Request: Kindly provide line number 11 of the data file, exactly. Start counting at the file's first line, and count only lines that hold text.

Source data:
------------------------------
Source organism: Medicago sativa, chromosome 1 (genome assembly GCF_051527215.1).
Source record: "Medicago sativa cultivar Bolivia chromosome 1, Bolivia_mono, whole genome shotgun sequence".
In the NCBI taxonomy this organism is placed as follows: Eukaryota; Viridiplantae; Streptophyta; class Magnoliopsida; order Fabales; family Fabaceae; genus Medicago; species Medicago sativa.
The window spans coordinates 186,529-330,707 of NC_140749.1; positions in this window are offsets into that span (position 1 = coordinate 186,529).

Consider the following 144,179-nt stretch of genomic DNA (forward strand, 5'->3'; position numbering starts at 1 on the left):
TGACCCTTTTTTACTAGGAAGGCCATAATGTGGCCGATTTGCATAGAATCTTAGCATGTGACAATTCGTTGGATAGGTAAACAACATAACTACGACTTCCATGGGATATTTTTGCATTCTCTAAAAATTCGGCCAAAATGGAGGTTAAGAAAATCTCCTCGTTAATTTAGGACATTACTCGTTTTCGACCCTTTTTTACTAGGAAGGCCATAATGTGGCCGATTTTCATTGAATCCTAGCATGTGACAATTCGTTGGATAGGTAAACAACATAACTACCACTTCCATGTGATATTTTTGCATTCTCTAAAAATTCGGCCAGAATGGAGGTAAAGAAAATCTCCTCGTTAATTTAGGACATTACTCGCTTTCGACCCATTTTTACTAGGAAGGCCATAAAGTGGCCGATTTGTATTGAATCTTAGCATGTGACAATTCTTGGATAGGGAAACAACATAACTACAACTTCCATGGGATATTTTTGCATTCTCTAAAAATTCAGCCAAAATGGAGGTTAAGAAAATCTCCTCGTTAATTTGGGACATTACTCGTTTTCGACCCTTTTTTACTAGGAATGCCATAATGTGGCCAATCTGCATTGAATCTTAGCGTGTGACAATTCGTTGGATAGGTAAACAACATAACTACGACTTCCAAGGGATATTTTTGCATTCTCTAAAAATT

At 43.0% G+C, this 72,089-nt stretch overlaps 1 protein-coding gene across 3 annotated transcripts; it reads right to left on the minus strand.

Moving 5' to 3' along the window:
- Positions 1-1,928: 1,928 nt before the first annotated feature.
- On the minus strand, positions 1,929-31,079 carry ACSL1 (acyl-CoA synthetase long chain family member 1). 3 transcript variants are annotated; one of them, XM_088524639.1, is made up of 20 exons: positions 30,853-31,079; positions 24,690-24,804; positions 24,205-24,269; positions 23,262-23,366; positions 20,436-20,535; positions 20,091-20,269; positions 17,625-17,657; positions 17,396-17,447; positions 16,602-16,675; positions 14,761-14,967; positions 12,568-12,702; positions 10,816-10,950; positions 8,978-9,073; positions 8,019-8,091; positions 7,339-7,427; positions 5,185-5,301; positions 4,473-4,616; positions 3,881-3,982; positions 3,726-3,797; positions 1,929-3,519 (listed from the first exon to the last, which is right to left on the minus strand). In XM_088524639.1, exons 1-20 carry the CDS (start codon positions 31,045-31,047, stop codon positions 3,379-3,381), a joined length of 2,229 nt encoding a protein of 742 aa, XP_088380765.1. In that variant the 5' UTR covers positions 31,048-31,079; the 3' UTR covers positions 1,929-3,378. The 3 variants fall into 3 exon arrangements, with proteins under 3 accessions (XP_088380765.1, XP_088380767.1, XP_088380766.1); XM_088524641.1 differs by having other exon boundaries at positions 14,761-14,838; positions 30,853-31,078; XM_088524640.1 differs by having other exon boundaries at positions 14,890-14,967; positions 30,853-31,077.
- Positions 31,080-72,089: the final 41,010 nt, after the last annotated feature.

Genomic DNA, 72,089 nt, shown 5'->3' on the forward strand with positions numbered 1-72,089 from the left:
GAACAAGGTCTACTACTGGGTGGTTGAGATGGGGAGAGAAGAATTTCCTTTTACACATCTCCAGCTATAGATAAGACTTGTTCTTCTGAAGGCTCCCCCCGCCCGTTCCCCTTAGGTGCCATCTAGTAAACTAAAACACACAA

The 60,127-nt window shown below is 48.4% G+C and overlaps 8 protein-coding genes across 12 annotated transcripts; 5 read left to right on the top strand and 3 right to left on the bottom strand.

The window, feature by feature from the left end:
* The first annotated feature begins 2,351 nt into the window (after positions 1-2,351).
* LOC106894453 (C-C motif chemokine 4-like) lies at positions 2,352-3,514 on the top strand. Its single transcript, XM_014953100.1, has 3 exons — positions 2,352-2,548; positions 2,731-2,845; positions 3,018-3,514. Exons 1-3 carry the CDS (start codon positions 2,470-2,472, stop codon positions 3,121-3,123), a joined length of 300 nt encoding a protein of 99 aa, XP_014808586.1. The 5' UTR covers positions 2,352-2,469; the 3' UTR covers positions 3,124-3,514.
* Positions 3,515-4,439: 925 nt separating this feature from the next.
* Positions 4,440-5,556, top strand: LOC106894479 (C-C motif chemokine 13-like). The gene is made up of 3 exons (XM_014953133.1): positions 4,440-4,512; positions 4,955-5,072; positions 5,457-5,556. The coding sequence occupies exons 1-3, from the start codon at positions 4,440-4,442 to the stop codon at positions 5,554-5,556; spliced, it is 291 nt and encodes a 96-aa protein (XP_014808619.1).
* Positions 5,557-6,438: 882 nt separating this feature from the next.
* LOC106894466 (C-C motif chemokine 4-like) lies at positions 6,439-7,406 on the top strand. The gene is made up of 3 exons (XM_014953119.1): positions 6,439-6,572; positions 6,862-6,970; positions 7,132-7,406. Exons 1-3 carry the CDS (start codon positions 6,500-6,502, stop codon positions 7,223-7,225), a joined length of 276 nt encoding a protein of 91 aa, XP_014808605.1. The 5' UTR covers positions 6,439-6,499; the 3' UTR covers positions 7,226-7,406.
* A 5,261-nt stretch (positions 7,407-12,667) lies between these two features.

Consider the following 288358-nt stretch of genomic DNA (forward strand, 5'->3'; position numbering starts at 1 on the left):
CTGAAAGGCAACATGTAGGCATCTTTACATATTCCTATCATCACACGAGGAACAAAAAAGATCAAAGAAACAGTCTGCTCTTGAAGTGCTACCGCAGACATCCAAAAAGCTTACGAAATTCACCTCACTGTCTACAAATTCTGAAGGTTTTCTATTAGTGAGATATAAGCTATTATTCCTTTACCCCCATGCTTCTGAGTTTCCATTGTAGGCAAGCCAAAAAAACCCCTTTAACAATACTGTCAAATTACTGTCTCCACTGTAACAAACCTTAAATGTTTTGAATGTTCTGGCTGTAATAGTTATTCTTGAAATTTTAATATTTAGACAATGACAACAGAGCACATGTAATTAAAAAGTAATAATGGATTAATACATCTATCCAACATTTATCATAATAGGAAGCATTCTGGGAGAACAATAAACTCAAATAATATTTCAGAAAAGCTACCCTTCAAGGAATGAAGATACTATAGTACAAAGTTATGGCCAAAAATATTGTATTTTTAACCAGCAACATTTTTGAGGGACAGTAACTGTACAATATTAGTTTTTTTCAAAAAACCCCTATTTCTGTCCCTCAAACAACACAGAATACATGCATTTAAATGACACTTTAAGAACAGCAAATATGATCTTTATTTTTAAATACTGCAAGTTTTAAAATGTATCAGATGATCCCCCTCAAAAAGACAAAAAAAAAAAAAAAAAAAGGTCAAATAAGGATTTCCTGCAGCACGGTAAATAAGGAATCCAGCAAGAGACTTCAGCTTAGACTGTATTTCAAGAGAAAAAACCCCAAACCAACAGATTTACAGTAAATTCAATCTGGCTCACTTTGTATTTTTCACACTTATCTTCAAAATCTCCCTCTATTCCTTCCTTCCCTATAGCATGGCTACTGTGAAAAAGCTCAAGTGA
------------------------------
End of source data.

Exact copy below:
- Positions 31,080-72,089: the final 41,010 nt, after the last annotated feature.